One of the toughest challenges facing today’s vegans isn’t the availability of food in the grocery store or even at local restaurants. Metro Denver grocery stores all offer enough food for a vegan to thrive in the kitchen, and many local area restaurants have vegan options way beyond salads. The bigger issue vegans face is when they go to dinner at the home of a loved one who isn't vegan. People who have influential voices in the vegan community have different answers to the issue of what one does when a loving relative serves meat or other animal products.
“Well, one wouldn’t go to someone’s house and eat the food if it was against their religion, and that kind of objection would be considered understandable, so why would a vegan be any different,” said Ann Swissdorf, co-organizer of A Vegan Life, the largest vegan social group in Metro Denver. The group has over 1,000 members. Swissdorf was answering the dinner question posed by a woman who came to a vegan information meeting the group hosted a local Whole Foods grocery store in Denver.
Compassion for animals is a key moral tenet of veganism, so the dilemma for conscious herbivores is how to remain compassionate to the fellow humans who raised them to have such compassionate hearts. Shouldn’t we consider the feelings of our grandmother who has eaten meat all her life and prepares meatloaf when we visit her?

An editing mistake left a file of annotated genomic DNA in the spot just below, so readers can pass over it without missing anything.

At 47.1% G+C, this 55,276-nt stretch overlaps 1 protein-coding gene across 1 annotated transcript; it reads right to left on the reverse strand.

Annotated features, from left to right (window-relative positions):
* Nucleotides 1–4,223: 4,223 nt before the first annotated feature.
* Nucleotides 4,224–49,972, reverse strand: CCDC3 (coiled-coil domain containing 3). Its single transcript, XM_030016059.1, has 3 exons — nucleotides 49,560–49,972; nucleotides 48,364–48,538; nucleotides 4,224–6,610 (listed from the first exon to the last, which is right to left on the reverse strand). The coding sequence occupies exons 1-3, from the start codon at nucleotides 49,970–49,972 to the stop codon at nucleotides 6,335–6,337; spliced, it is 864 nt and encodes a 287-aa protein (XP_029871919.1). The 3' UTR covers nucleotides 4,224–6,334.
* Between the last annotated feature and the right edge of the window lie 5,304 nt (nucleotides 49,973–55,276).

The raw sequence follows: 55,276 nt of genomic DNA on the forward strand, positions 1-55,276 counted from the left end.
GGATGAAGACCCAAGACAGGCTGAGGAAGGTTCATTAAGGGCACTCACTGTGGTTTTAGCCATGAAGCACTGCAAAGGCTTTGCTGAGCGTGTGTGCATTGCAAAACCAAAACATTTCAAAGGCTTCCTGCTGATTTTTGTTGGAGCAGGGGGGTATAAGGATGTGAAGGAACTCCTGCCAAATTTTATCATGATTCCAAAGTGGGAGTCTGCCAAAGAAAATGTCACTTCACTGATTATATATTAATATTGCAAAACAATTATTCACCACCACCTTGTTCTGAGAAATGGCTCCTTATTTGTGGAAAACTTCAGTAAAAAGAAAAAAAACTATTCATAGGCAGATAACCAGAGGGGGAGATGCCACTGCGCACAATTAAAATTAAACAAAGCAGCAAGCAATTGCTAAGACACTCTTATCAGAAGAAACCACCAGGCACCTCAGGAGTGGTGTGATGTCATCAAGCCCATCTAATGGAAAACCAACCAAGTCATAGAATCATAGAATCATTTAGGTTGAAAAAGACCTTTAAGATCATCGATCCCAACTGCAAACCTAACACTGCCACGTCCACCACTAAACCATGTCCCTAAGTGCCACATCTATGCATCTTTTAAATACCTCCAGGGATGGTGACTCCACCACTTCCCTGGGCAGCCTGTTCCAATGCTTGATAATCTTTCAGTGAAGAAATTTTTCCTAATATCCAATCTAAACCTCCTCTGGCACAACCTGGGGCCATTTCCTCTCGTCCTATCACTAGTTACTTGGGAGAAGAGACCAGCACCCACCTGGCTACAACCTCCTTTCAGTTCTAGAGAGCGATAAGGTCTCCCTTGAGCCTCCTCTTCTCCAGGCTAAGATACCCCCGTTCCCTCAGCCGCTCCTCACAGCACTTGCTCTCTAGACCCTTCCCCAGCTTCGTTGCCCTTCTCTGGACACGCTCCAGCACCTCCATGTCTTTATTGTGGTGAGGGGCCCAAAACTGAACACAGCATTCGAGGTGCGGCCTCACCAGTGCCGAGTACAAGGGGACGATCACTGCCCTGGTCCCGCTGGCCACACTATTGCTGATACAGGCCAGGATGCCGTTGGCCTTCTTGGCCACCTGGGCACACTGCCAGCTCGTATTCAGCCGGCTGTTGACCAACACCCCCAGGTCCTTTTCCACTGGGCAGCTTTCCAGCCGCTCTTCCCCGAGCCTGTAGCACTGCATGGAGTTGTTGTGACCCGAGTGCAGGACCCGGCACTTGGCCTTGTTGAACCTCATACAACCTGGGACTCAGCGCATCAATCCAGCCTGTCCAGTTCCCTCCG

Yoga Instructor Kathryn Budig says “flexing” one’s food morals has some justification. Yogis are among the most prolific group of vegetarians and vegans and the Yoga community was known for being home to many plant eaters decades before veganism became fashionable and popular.
“Sharing food is the ultimate way to say ‘I love you’,” Budig said recently in an interview with Yoga Journal magazine.
“If the energy you put out as you eat is ‘this is going to make me fat’ or ‘this is against my morals’ then it’s negative. So if I eat something not good for me that is outside my norm, I say ‘thank you. This is so special that you made this for me,’ and then it’s fine,” she added.
Colorado resident and world-renowned ultra runner Scott Jurek advised a crowd of Coloradoans at the spring Veg Fest 2013 that “if you [are forced by circumstances to] eat a bit of non-vegan food, that you can't go back to being vegan, and don't beat yourself up for 'breaking your vegan streak'".
It can be expected that vegan will continue to love their families, and that no vegan will have a perfect track record in eating all vegan food, unless he or she always eats alone.